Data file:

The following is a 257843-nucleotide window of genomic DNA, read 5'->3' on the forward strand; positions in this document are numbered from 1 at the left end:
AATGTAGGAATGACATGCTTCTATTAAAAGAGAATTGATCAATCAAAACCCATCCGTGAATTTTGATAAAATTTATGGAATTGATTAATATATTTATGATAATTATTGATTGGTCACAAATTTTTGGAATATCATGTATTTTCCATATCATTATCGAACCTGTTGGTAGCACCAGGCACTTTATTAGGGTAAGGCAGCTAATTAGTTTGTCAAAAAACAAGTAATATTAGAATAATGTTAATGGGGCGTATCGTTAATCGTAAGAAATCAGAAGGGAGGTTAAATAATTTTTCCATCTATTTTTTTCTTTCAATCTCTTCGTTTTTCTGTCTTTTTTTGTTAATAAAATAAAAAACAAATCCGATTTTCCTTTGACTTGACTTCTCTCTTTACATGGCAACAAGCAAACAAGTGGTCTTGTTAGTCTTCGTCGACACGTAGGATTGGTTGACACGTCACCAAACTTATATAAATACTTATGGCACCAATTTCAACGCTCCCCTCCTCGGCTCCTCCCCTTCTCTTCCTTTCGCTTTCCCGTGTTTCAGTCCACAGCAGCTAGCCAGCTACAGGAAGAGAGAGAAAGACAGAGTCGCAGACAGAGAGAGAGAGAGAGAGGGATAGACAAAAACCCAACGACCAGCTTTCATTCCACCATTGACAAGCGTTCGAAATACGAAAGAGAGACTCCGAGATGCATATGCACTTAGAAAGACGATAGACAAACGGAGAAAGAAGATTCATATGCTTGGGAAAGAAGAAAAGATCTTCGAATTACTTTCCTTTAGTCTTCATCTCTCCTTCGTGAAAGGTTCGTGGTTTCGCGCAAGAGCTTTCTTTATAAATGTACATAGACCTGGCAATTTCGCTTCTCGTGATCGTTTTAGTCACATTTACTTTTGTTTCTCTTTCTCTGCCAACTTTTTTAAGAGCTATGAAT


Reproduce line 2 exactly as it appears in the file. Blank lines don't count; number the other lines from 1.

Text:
AATGTAGGAATGACATGCTTCTATTAAAAGAGAATTGATCAATCAAAACCCATCCGTGAATTTTGATAAAATTTATGGAATTGATTAATATATTTATGATAATTATTGATTGGTCACAAATTTTTGGAATATCATGTATTTTCCATATCATTATCGAACCTGTTGGTAGCACCAGGCACTTTATTAGGGTAAGGCAGCTAATTAGTTTGTCAAAAAACAAGTAATATTAGAATAATGTTAATGGGGCGTATCGTTAATCGTAAGAAATCAGAAGGGAGGTTAAATAATTTTTCCATCTATTTTTTTCTTTCAATCTCTTCGTTTTTCTGTCTTTTTTTGTTAATAAAATAAAAAACAAATCCGATTTTCCTTTGACTTGACTTCTCTCTTTACATGGCAACAAGCAAACAAGTGGTCTTGTTAGTCTTCGTCGACACGTAGGATTGGTTGACACGTCACCAAACTTATATAAATACTTATGGCACCAATTTCAACGCTCCCCTCCTCGGCTCCTCCCCTTCTCTTCCTTTCGCTTTCCCGTGTTTCAGTCCACAGCAGCTAGCCAGCTACAGGAAGAGAGAGAAAGACAGAGTCGCAGACAGAGAGAGAGAGAGAGAGGGATAGACAAAAACCCAACGACCAGCTTTCATTCCACCATTGACAAGCGTTCGAAATACGAAAGAGAGACTCCGAGATGCATATGCACTTAGAAAGACGATAGACAAACGGAGAAAGAAGATTCATATGCTTGGGAAAGAAGAAAAGATCTTCGAATTACTTTCCTTTAGTCTTCATCTCTCCTTCGTGAAAGGTTCGTGGTTTCGCGCAAGAGCTTTCTTTATAAATGTACATAGACCTGGCAATTTCGCTTCTCGTGATCGTTTTAGTCACATTTACTTTTGTTTCTCTTTCTCTGCCAACTTTTTTAAGAGCTATGAAT